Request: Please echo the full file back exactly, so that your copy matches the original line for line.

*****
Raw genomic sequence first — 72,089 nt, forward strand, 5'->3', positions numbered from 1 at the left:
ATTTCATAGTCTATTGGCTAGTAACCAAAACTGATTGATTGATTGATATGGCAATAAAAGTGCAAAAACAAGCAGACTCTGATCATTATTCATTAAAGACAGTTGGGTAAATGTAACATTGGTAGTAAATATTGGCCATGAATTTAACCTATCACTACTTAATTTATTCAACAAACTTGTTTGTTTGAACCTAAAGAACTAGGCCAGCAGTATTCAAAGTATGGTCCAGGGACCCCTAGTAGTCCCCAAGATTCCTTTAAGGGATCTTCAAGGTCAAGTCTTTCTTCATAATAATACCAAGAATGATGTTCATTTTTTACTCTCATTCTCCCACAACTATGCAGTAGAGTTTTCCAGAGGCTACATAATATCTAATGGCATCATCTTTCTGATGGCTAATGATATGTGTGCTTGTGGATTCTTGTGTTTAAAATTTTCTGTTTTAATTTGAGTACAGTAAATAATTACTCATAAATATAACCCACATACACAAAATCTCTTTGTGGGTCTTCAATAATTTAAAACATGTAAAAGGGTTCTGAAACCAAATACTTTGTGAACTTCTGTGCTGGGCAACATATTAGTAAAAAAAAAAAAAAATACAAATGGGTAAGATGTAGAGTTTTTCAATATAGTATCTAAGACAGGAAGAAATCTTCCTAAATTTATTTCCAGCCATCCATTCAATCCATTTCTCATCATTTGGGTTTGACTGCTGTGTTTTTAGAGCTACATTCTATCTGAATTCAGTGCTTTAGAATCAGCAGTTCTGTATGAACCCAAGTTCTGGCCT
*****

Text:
Raw genomic sequence first — 72,089 nt, forward strand, 5'->3', positions numbered from 1 at the left:
ATTTCATAGTCTATTGGCTAGTAACCAAAACTGATTGATTGATTGATATGGCAATAAAAGTGCAAAAACAAGCAGACTCTGATCATTATTCATTAAAGACAGTTGGGTAAATGTAACATTGGTAGTAAATATTGGCCATGAATTTAACCTATCACTACTTAATTTATTCAACAAACTTGTTTGTTTGAACCTAAAGAACTAGGCCAGCAGTATTCAAAGTATGGTCCAGGGACCCCTAGTAGTCCCCAAGATTCCTTTAAGGGATCTTCAAGGTCAAGTCTTTCTTCATAATAATACCAAGAATGATGTTCATTTTTTACTCTCATTCTCCCACAACTATGCAGTAGAGTTTTCCAGAGGCTACATAATATCTAATGGCATCATCTTTCTGATGGCTAATGATATGTGTGCTTGTGGATTCTTGTGTTTAAAATTTTCTGTTTTAATTTGAGTACAGTAAATAATTACTCATAAATATAACCCACATACACAAAATCTCTTTGTGGGTCTTCAATAATTTAAAACATGTAAAAGGGTTCTGAAACCAAATACTTTGTGAACTTCTGTGCTGGGCAACATATTAGTAAAAAAAAAAAAAAATACAAATGGGTAAGATGTAGAGTTTTTCAATATAGTATCTAAGACAGGAAGAAATCTTCCTAAATTTATTTCCAGCCATCCATTCAATCCATTTCTCATCATTTGGGTTTGACTGCTGTGTTTTTAGAGCTACATTCTATCTGAATTCAGTGCTTTAGAATCAGCAGTTCTGTATGAACCCAAGTTCTGGCCT